Miss. lawmakers consider ban on candidates running for multiple offices
Published 7:44 pm Tuesday, March 6, 2007
Perennial candidate Shawn O’Hara hasn’t been lucky enough to win any of the many public offices he has sought over the past 15 years.
It looks like he’s on track to have a direct impact on Mississippi election laws.
The state House on Monday voted 114-8 for a bill that would prohibit any candidate from seeking more than one office on the same election day.
The Senate has passed its own version of the bill that would ban a candidate from seeking more than one office at a time. The two legislative bodies are likely to try to negotiate a final version of the bill.
Rep. Tommy Reynolds, D-Charleston, never mentioned O’Hara by name during the brief debate, but it was clear that’s who Reynolds meant when he said the bill was inspired by “one candidate that’s running for about 12 different positions.”
O’Hara, a self-described business consultant and movie producer from Hattiesburg, has filed qualifying papers to run as a Democrat for all eight statewide offices, a state Senate seat, and several offices in Forrest County.
The state Democratic Party executive committee will meet Saturday to determine whether O’Hara will be allowed on the ballot in the races where he filed papers.
The bill under consideration in the Legislature would ban a candidate from seeking more than one office at the same time starting in 2008. Reynolds said trying to change the election law after the current year’s qualifying deadline could invite a lawsuit.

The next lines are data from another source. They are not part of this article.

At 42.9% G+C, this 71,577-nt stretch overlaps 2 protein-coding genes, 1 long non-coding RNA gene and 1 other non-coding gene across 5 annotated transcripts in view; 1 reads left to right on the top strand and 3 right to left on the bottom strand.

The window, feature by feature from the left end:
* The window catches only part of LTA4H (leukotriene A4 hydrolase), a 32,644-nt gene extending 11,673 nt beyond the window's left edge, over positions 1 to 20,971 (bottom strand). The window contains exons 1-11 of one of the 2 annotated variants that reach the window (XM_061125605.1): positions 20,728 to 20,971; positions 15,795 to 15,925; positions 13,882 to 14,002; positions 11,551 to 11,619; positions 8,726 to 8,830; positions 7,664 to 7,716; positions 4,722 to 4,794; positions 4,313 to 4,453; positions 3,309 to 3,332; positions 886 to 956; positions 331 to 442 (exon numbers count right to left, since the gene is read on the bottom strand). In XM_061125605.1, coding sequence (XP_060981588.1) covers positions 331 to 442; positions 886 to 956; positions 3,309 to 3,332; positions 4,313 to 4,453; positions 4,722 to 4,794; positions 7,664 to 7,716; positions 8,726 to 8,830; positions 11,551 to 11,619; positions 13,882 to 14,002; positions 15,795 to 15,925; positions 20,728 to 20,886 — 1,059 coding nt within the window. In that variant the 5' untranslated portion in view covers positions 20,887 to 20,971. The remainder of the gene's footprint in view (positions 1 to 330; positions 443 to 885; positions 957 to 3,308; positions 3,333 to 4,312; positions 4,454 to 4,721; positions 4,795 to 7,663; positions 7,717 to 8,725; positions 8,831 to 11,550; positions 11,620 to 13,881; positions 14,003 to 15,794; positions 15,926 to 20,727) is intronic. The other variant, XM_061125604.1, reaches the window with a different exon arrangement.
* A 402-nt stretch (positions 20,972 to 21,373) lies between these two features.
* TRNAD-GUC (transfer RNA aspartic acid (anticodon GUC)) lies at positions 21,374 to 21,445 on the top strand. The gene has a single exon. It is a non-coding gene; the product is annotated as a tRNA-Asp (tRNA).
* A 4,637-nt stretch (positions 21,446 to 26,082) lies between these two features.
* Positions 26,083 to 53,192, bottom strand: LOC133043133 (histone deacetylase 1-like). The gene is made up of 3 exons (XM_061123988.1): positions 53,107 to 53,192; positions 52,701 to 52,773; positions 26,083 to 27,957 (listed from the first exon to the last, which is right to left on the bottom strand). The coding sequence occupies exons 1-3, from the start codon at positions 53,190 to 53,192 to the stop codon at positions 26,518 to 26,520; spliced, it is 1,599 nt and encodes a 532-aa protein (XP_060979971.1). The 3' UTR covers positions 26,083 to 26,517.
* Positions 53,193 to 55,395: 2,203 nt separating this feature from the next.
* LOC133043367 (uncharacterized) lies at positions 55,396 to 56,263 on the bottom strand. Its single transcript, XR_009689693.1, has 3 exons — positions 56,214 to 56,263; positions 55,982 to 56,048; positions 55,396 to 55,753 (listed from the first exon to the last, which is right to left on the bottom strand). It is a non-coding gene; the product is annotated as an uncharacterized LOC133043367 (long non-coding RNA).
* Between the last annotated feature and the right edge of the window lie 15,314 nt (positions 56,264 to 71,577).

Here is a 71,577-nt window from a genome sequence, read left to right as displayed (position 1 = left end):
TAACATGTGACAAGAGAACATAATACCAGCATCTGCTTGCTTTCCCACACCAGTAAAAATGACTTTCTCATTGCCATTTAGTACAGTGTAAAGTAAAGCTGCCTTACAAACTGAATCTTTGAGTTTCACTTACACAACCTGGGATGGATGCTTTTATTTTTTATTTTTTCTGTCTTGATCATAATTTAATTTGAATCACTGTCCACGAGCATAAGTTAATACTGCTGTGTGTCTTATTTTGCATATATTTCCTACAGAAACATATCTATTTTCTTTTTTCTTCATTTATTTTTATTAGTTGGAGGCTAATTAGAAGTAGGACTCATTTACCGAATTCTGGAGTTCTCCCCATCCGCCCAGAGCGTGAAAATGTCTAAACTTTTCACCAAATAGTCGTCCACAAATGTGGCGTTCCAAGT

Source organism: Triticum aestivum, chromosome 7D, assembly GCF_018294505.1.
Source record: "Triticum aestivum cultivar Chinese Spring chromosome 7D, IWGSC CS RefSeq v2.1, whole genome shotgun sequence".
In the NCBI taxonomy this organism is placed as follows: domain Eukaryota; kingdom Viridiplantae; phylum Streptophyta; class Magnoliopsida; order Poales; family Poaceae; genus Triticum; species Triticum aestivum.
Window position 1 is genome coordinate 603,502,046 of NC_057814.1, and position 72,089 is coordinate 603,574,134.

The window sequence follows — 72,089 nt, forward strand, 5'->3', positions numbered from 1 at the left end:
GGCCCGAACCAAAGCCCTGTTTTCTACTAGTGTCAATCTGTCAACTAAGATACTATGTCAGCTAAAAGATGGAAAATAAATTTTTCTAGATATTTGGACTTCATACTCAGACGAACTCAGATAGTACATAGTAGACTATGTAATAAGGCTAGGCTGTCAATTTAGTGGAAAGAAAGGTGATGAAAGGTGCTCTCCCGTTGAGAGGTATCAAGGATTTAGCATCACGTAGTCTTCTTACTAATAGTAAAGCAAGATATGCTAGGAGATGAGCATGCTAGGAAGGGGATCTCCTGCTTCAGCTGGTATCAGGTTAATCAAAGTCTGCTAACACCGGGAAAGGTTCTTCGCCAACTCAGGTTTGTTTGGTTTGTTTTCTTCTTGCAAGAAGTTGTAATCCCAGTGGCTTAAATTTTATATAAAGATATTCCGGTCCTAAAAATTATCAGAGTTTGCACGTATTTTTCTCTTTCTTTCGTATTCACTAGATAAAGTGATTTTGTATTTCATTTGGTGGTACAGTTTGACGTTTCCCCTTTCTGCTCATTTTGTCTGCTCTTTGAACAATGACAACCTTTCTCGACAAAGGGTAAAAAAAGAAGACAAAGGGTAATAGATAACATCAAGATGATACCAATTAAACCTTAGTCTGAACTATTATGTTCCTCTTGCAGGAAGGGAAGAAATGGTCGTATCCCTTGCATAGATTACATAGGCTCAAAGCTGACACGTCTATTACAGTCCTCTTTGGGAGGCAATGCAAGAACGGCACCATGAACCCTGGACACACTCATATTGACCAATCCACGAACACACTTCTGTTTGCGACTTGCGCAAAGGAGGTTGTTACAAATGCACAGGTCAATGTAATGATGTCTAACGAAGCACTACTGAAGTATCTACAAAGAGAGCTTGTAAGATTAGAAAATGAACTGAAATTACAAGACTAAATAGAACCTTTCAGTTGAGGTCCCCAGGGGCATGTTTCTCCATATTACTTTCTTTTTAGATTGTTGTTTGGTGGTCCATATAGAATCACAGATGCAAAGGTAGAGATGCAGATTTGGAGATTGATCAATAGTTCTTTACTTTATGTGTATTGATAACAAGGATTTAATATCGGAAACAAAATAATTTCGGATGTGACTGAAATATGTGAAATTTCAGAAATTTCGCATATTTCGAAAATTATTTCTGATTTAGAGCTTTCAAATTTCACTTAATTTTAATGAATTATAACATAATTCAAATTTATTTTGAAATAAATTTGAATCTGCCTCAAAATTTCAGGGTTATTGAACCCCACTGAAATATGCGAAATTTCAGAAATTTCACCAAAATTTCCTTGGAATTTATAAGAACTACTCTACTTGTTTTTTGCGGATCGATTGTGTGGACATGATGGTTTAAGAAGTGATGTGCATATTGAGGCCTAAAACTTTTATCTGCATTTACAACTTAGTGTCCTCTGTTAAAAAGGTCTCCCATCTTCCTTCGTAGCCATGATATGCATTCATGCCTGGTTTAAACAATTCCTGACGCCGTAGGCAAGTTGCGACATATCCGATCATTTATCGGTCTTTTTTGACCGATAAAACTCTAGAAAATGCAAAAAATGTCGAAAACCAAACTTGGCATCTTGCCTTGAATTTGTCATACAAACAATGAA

“The mule is dead right now. There’s no need to close the barn door,” Reynolds said.
Last Thursday was the deadline for candidates to sign up to run for a host of offices, from governor to circuit clerk. Party primaries are Aug. 7 and the general election is Nov. 6.
Last year, two chancery judges ran for re-election while also competing for a seat on the state Court of Appeals. They lost the Court of Appeals races; each was unopposed for re-election to the lower court.
O’Hara, 49, has run unsuccessfully in the past four gubernatorial races under various party labels. He also has run unsuccessfully for U.S. Senate and House and for mayor of Hattiesburg.
This year, O’Hara’s 110-word campaign platform includes reducing gasoline prices, eliminating the grocery tax and outlawing homework.
The bill is Senate Bill 2056.